Skin Cancer, Preventative Tips, Wellbeing
Recent Australian research shows that nicotinamide, a form of Vitamin B3, may reduce the risk of non-melanoma skin cancers and sun damage (actinic keratosis). For those with a high risk of skin cancer, it could be a game changer.
The studies show that Vitamin B3 may help to not only prevent non-melanoma skin cancers such as basal cell carcinoma (BCC) and squamous cell carcinoma (SCC), it may support the treatment and prevention of sunspots (solar keratoses).(1,2) But like everything, it pays to do your homework before rushing out and buying shelf-loads of Vitamin B3 supplements and topical creams.
This article explains everything you need to know about Vitamin B3 (nicotinamide) and skin cancer - who should take it, the benefits, dosage, treatments, and any potential side-effects.
Vitamin B3 – what is it and how does it work?
One of the eight ‘B’ vitamins, vitamin B3 is an important nutrient needed by every part of your body to function properly. There are two main chemical forms of vitamin B3 (also called niacin) and each has a different effect on your body:
Nicotinic acid: As a supplement, nicotinic acid is a form of niacin used to reduce cholesterol levels and lower the risk of heart disease.3
Nicotinamide or Niacinamide: Nicotinamide doesn’t lower cholesterol, but studies show that it may help treat skin conditions such as psoriasis and importantly, reduce your risk of non-melanoma skin cancer. (1,2)
is the form of vitamin B3 we’re focusing on in this article: the new ‘wonder vitamin’ in the field of skin cancer treatment.
Above: New Australian research1 shows that nicotinamide may help to reduce the risk of skin by replenishing cellular energy.
How does Vitamin B3/nicotinamide reduce skin cancer risk?
When your cells are working as they should, your DNA instructs your skin’s cells to grow normally. However, if this DNA is damaged by UV radiation from the sun, the damage can interfere with your cells’ immune system, plus your cells have less energy to repair that damage. The result: uncontrolled cellular growth and skin cancer3.
The good news is that new Australian research1 shows that nicotinamide may help to reduce the risk of skin by replenishing cellular energy, which also enables faster and more efficient DNA repair following exposure to the sun.
What is most exciting about this ground-breaking research is that Vitamin B appears to be an effective and low-risk treatment that works best in people with the highest levels of risk, i.e. those who have had many non-melanoma skin cancers in the past2.
In a recent large-scale Phase 3 trial2, a group of high-risk people who have already had a non-melanoma skin cancer (basal cell carcinoma and/or squamous cell carcinoma) were given a dose of 500mg twice daily, taken for a year. The results were astounding:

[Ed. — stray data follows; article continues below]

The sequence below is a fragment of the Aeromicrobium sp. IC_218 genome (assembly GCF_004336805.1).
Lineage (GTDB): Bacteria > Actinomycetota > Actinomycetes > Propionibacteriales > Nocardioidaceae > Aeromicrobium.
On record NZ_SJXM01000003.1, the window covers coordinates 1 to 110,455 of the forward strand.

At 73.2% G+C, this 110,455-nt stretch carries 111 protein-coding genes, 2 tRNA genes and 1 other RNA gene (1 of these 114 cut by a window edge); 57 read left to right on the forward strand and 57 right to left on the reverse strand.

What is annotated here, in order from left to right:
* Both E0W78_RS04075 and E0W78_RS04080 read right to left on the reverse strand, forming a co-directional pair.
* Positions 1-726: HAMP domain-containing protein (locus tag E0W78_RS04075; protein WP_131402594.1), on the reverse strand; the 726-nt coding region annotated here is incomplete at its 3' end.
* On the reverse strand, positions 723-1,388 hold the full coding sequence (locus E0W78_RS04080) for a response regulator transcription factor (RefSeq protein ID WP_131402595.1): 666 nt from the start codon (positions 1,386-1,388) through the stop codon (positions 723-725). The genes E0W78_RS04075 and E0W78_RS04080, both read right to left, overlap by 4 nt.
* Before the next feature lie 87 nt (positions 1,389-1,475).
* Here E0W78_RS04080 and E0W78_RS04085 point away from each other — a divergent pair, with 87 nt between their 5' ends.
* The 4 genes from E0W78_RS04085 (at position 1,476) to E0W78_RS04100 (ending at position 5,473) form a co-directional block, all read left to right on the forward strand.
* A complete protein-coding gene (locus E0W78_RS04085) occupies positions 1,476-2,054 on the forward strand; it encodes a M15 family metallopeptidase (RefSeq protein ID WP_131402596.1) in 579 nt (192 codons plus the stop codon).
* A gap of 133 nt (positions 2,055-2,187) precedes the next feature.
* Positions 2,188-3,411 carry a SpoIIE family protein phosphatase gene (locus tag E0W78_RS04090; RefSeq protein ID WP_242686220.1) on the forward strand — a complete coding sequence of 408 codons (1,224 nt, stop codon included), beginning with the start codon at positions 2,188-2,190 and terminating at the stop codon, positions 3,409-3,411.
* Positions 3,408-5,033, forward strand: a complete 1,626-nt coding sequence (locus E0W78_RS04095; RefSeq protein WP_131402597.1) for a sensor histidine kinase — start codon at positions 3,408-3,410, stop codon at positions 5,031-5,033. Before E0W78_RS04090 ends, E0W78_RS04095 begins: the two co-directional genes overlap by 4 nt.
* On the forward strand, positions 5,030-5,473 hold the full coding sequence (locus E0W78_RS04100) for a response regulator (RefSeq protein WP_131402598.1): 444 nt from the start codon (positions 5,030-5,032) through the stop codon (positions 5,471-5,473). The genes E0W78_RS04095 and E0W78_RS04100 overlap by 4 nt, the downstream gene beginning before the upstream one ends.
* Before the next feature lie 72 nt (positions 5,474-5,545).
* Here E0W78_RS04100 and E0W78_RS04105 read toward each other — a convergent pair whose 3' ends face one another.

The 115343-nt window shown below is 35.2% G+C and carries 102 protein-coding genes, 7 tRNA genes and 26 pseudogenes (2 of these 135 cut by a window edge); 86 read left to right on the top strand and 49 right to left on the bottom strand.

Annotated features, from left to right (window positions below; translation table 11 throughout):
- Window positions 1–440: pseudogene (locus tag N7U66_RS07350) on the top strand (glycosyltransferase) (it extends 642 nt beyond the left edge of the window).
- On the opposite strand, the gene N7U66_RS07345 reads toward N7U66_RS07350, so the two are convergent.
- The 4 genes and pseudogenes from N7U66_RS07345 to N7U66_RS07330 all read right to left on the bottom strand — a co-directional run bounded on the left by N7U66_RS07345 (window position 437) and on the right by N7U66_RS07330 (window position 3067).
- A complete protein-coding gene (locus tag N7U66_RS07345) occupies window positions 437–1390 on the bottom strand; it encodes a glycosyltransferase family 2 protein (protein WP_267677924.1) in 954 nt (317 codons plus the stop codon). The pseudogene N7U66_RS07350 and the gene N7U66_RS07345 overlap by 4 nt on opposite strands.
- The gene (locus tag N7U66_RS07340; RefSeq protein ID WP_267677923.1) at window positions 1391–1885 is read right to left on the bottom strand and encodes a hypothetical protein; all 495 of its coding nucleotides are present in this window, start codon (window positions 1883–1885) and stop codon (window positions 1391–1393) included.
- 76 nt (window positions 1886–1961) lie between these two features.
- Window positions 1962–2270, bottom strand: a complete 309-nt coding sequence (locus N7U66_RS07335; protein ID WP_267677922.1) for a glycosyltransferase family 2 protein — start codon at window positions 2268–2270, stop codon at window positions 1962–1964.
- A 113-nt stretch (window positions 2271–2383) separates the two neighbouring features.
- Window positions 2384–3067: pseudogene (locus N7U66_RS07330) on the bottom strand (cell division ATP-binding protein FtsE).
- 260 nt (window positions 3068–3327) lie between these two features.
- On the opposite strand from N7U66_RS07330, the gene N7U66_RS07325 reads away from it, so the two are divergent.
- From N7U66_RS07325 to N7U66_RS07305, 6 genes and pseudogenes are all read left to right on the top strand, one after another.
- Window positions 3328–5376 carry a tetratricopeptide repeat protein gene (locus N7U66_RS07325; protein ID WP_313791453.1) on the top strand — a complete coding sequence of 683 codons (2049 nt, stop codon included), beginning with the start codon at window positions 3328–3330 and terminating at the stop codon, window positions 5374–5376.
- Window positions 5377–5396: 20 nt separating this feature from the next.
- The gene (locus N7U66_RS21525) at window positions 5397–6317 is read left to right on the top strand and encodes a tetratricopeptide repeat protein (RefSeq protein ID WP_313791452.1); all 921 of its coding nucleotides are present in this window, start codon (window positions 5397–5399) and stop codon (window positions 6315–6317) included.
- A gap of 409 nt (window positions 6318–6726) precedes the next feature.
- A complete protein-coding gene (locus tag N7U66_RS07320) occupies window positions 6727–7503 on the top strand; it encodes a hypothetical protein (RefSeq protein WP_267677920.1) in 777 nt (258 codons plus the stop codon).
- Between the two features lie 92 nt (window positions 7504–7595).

Above: Professor Damien, who led the Australian research, says that nicotinamide is a high-dose treatment for those at high-risk of skin cancer.
What are the benefits of taking vitamin B3/nicotinamide?
For those who have already been diagnosed with non-melanoma skin cancers such as BCC and SCC in the past, the benefits of vitamin B3 could, literally, be life-changing.
In another landmark skin cancer prevention clinical trial led by Professor Diona Damian for the Cancer Council NSW, 386 patients were randomly assigned to receive either a twice daily dose of nicotinamide or a placebo for one year. All the patients were at high risk of developing more cancers, as all had been diagnosed with at least two non-melanoma skin cancers in the previous five years.
The results made international headlines when Professor Damian and her team found that after 12 months, the rate of non-melanoma skin cancers was 23% lower in the nicotinamide group than in the placebo group1. Not only that, the number of pre-cancerous lesions was also 13% lower among the people taking nicotinamide compared to those not taking nicotinamide1.
I’m at high risk of skin cancer – should I take vitamin B3?
If you’re considered high risk because you’ve been diagnosed with skin cancers or solar keratoses in the past, ask your dermatologist, general practitioner or MoleMap Melanographer whether nicotinamide is right for you.
Note that using nicotinamide to prevent skin cancer is recommended as a high-dose treatment rather than a supplement. “This treatment is only for people with a defined medical condition: those who have multiple skin cancers,” says Professor Damian. “It’s not suitable for the general population, as we do not have any evidence that it would be beneficial in a lower risk setting.”